After a full day of interviewing at Louisiana State Penitentiary, we shot north toward Arkansas through Louisiana towns with memorable monikers: Tallulah (not named for the actress), Water Proof and Transylvania (an enormous black bat adorns its water tower).
We took a left off Route 65 on S. First Street in McGeehee, Arkanas, to see a tiny reminder of a gargantuan failure in U.S. history. For a year during World War II tens of thousands of law-abiding, Japanese-American U.S. citizens were rounded up on the West Coast and imprisoned at camps near McGehee and Jerome, Ark.
Three enormous billboards, huge white letters on black background, greet us along First Street. The first: Jesus is coming soon. The second: Jesus IS coming soon! The third: Are you ready to meet Jesus?
I suspect not, but I was ready for a city park that houses a large human sun dial, an even larger monument to U.S. war veterans and a small memorial plaque that explains the presence of a Japanese water garden. The plaque euphemistically describes the thousands of Japanese Americans’ imprisonment as a relocation.
In Pine Bluff, Ark., we visited briefly with a friend of mine from 1986, Bobbie Harville Crockett, a communications specialist at the agriculture school of the historically black University of Arkansas at Pine Bluff. We reminisced about the six African Americans who made up almost half of the reporting staff of the Southbridge (Mass.) Evening News, during Crockett’s time there.
Three of the six still work at newspapers. But Crockett traded in long, irregular night-and-day newsroom hours for a regular schedule that made it easier for her to raise her son, who is now 14.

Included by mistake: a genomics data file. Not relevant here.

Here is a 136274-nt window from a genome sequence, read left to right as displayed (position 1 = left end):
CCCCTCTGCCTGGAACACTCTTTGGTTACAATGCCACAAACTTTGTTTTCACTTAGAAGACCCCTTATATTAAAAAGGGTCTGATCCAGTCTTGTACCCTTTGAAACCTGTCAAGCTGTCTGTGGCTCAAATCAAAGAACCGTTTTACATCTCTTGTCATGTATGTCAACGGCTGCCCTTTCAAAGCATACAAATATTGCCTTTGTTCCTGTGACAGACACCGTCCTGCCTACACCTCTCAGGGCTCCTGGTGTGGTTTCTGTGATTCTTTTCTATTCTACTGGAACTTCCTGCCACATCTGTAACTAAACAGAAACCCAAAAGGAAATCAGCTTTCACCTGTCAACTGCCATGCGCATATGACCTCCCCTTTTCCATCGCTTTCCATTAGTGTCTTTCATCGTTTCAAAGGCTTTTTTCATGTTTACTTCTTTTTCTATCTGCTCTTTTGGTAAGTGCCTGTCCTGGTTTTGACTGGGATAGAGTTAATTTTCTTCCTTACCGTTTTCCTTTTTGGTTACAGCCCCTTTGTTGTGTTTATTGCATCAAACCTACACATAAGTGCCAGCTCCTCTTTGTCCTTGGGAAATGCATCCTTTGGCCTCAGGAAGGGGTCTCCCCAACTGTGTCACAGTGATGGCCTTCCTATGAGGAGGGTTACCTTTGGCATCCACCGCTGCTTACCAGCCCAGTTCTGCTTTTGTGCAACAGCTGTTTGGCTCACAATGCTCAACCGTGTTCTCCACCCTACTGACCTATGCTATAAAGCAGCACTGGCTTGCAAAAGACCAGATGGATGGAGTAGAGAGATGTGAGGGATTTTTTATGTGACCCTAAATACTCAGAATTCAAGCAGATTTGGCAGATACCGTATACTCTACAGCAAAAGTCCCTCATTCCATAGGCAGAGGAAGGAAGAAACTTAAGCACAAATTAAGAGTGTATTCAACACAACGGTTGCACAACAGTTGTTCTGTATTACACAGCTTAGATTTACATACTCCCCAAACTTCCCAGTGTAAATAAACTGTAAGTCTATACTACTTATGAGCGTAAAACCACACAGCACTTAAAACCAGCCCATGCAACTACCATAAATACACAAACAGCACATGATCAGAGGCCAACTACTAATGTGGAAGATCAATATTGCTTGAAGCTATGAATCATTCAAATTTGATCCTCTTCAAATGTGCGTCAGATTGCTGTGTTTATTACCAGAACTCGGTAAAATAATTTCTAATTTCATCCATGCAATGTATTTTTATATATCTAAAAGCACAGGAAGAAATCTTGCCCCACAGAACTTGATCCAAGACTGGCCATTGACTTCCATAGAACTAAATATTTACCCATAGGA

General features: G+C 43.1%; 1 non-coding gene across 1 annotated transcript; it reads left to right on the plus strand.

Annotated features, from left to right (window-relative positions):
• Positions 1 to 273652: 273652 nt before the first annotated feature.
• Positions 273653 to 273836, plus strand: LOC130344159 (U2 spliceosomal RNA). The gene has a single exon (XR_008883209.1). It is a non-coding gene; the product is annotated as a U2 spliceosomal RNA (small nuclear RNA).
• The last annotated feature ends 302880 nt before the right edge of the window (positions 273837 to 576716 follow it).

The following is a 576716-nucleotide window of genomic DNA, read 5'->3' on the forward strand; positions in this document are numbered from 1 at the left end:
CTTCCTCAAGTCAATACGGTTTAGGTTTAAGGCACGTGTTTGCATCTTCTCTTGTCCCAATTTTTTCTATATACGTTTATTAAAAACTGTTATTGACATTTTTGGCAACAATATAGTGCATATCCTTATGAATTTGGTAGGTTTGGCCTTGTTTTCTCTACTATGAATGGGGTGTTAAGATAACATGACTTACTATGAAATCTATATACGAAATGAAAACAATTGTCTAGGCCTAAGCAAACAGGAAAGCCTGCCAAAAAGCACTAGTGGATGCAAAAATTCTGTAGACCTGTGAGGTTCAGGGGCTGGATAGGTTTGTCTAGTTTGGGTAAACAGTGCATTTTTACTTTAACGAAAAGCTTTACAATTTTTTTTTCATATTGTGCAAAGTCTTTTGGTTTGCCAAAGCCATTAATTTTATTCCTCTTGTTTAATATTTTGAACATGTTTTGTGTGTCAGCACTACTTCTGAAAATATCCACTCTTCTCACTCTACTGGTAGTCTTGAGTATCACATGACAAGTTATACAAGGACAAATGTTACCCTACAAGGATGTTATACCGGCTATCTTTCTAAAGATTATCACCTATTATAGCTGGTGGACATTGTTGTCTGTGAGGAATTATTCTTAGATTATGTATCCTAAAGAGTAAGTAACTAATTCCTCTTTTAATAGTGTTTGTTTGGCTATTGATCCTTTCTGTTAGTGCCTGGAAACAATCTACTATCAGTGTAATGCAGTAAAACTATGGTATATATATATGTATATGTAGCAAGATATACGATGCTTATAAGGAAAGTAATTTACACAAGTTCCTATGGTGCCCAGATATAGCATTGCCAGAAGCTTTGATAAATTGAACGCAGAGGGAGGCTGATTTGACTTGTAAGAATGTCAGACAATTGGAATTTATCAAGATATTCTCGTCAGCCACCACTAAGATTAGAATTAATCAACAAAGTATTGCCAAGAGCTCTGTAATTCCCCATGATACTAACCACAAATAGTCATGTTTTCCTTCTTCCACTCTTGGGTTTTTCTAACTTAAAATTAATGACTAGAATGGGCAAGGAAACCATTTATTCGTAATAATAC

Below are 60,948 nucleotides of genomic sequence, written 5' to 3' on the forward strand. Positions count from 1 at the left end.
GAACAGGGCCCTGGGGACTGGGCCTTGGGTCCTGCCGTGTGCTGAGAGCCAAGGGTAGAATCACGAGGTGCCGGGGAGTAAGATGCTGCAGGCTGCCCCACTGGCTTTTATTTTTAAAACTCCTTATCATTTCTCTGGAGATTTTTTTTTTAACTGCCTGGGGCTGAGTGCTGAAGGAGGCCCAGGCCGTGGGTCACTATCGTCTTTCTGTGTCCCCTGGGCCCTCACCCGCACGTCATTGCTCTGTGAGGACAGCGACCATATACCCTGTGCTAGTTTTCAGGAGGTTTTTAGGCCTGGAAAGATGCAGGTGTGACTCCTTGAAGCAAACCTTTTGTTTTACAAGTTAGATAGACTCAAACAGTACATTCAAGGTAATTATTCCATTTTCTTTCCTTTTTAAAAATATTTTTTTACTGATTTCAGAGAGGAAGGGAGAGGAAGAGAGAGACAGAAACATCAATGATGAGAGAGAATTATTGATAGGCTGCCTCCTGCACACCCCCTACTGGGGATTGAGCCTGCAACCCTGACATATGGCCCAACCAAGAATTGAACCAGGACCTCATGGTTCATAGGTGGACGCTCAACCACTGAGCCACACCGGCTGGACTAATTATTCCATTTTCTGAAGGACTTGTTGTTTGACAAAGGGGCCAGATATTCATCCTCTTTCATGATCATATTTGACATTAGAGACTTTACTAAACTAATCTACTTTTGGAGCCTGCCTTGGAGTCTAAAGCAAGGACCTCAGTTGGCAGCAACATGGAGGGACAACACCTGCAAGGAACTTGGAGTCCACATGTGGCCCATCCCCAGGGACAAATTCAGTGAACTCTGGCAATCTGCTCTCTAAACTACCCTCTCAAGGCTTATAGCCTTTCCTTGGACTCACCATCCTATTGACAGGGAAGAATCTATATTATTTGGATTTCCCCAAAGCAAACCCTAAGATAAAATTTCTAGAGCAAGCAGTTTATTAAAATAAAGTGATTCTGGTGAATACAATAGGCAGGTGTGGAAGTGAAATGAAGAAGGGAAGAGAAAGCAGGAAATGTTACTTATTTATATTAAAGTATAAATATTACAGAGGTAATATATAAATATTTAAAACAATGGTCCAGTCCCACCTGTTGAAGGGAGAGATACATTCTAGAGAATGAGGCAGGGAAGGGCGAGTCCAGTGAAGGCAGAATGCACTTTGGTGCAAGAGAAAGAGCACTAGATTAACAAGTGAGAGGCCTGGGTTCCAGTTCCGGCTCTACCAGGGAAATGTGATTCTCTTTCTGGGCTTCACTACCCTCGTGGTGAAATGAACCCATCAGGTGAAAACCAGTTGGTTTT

We push on to Little Rock to make a late-afternoon interview that will help us understand race in a city made famous in the fall of 1957 for the integration by nine black students, under escort of armed troops, of Central High School. We had hoped to video interview Spirit Trickey, daughter of Minniejean Brown, one of the Little Rock Nine, but Trickey is road-tripping through Canada; we arrange to interview her by telephone about her play on the school’s desegregation when she returns to Little Rock.
But we were lucky on short notice to land an interview with Adjoa A. Aiyetoro, director of the new Institute on Race and Ethnicity at the University of Arkansas at Little Rock. She described the Institute’s plans, including an ambitious research project on institutional racism in the Arkansas legal system.
After our interview, Aiyetoro showed us what she called a “graffiti board.” More than 200 students had stuck favorite quotes about addressing racism and other challenges on the board, which is titled “Face It To Fix It.” Mark Twain joins Martin Luther King Jr., Bill Cosby, Maya Angelou, Abraham Lincoln and Muhammad Ali among the most quoted.
Many quotes encourage action. Ali: “Don’t count the days, make the days count.” Margaret Mead: “Never doubt that a small group of thoughtful committed citizens can change the world. Indeed, it’s the only thing that ever has.”
But Margaret Atwood is the most quoted for these words: “I hope people will finally come to realize that there is only one ‘race’—the human race—and that we are all members of it.”